Talk about deal flow!

Talk about deal flow!

For whatever reason, the Brigham and Women’s Hospital has been faxing confidential medical records to a local investment bank for the past several weeks. The bank is not named in the article but I think it’s Northstar Global Partners.

According to the Boston Herald:

The records, called inpatient admission sheets, contain a plethora of sensitive data, including the women’s Social Security numbers, birth dates, home addresses, hospital room numbers, health insurance data, blood types, religion and occupations, the names of their doctors and hospital discharge data.

The records also include information about the newborn babies and whether the mother and baby tested positive or negative for several diseases, including chlamydia, syphilis and hepatitis B.

The bank has been shredding the faxes and has tried several times to stop them from coming, but to no avail. Once the Globe reporter started asking questions, the Brigham somehow managed to put a stop to the mess.

I wonder how many other people are getting this sort of information by mistake and not bothering to call the Brigham or the Herald.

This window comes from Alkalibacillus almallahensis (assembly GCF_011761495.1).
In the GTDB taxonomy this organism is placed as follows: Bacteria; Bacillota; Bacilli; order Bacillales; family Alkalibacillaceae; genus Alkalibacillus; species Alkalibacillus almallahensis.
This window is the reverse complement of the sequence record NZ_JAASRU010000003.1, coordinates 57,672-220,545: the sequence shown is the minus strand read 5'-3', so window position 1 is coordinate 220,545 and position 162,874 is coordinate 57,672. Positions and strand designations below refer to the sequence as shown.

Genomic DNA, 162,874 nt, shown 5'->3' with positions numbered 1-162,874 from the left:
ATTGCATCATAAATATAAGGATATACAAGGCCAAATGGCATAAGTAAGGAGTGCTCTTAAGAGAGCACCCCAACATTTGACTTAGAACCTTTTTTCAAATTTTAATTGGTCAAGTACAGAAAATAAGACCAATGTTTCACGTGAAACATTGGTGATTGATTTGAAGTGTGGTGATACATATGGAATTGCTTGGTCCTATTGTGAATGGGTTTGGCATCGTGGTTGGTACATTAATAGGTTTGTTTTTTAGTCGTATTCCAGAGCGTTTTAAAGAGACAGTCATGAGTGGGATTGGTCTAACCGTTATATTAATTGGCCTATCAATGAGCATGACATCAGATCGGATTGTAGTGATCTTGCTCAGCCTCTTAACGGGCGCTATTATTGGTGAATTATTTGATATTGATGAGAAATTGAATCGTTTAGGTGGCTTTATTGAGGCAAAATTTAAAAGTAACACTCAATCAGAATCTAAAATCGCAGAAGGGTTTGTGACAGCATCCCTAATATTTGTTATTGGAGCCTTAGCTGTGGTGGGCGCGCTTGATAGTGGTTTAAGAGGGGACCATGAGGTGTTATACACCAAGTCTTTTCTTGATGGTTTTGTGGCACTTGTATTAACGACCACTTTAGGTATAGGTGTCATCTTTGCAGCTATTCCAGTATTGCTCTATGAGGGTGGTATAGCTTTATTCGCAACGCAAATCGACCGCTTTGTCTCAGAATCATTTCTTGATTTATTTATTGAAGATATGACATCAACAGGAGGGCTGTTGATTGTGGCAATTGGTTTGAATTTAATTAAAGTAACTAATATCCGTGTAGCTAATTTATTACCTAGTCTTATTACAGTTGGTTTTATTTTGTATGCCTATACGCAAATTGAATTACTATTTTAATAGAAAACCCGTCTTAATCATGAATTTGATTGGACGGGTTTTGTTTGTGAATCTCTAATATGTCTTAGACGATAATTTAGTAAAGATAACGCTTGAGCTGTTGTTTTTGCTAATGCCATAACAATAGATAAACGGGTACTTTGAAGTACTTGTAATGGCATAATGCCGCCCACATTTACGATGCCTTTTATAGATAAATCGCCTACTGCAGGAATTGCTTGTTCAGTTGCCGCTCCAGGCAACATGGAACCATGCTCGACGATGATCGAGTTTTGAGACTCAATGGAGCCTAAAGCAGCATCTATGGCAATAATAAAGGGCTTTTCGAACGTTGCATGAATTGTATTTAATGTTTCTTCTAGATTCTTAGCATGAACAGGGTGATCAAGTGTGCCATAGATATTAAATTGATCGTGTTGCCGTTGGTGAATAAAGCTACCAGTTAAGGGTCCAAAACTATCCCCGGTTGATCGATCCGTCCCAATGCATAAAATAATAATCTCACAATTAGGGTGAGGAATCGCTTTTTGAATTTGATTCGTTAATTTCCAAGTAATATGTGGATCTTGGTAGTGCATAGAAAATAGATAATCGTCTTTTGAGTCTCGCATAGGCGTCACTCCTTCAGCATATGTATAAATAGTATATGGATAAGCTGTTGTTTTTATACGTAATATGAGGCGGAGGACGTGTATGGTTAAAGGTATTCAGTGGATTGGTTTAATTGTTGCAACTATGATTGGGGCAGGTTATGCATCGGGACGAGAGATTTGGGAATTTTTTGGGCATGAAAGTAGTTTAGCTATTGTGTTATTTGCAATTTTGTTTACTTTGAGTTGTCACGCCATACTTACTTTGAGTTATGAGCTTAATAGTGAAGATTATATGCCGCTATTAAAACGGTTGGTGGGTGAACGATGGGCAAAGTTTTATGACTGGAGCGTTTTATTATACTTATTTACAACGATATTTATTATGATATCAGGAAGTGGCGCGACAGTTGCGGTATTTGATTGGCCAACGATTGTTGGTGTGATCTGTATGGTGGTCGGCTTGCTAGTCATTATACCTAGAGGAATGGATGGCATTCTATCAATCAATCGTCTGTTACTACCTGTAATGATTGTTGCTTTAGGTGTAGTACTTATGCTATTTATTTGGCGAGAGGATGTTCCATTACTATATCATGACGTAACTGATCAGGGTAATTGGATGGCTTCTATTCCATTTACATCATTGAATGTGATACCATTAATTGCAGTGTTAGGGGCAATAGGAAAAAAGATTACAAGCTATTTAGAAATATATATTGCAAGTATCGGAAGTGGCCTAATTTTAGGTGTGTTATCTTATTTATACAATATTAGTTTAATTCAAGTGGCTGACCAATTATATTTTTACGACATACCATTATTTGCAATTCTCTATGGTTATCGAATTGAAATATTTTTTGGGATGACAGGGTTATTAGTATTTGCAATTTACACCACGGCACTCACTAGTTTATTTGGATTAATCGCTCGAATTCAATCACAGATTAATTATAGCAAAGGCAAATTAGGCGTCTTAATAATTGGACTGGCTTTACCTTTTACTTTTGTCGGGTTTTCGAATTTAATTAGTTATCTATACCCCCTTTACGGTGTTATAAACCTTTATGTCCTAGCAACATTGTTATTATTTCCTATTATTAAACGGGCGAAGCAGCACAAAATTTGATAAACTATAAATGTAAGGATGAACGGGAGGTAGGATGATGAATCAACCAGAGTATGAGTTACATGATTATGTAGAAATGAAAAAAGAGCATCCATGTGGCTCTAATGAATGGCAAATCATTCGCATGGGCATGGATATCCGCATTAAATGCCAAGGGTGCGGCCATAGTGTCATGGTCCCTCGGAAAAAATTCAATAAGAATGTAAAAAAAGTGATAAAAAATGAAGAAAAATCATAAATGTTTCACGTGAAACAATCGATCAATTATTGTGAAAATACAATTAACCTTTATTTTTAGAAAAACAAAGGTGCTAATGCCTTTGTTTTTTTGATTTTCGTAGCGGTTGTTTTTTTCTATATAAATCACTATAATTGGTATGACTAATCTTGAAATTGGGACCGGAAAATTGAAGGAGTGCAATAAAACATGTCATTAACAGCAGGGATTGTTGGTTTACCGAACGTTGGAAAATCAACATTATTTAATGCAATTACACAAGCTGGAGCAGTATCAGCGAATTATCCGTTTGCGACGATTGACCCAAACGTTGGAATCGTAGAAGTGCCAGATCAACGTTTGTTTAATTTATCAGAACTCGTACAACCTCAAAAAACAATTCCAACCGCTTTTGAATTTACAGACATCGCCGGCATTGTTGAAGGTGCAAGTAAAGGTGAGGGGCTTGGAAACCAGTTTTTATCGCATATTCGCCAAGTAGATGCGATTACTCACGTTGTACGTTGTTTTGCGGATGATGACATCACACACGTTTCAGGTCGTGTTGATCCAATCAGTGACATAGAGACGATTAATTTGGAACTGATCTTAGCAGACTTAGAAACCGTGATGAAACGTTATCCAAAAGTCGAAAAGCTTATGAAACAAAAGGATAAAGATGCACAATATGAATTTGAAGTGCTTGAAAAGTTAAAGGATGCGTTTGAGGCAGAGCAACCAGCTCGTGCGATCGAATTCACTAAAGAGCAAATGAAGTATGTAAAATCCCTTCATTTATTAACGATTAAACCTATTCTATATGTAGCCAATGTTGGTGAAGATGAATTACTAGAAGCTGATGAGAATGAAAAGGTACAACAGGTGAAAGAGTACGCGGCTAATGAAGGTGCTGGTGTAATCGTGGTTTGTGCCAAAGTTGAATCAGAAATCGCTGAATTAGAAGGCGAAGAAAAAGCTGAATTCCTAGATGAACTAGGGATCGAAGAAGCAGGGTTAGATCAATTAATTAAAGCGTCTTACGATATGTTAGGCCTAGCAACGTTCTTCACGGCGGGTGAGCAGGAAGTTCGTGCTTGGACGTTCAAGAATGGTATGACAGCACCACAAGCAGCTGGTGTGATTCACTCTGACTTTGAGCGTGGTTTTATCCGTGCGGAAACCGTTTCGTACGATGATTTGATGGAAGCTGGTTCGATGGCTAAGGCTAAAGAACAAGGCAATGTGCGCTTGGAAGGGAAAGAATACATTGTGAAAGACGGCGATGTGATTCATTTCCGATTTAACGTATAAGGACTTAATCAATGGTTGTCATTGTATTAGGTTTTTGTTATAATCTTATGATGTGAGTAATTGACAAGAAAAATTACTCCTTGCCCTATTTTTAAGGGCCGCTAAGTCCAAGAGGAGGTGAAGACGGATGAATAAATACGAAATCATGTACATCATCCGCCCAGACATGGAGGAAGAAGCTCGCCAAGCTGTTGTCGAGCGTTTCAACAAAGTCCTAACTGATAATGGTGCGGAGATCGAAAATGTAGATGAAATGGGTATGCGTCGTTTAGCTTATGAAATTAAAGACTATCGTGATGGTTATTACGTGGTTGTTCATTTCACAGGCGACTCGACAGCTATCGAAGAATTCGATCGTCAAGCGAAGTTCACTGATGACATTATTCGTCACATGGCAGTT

February 7, 2006

3 thoughts on “Talk about deal flow!”

  1. These things happen quite frequently.

    A few years ago our phone number was given out to many people as the phone number of a physician at a Boston hospital (not the Brigham). It took repeated requests over the period of many months to stop the phone calls. It appeared that our phone number was on printed materials that had been circulated and it was not simple to retract the error in a timely way.

    A few years before that our fax number was used erroneously to send one confidential document intended for a very senior government official in the area of health care.

    No damage was done; as a physician I respected the confidentiality of these communications as much as I would have if I had encountered the information as part of my work.

    The episodes are a useful reminder that errors occur not only with computerized systems; mistakes happen with paper and non-automated procedures as well. And some mistakes are difficult to correct quickly.

  2. I frequently get claims information from an auto insurance company.

    It’s also not infrequent that I receive x-ray reports, consult reports, and lab results from patients that aren’t mine.

    In the latter case, sometimes the error stems from the very old fashioned, low-tech problem of papers sticking together!



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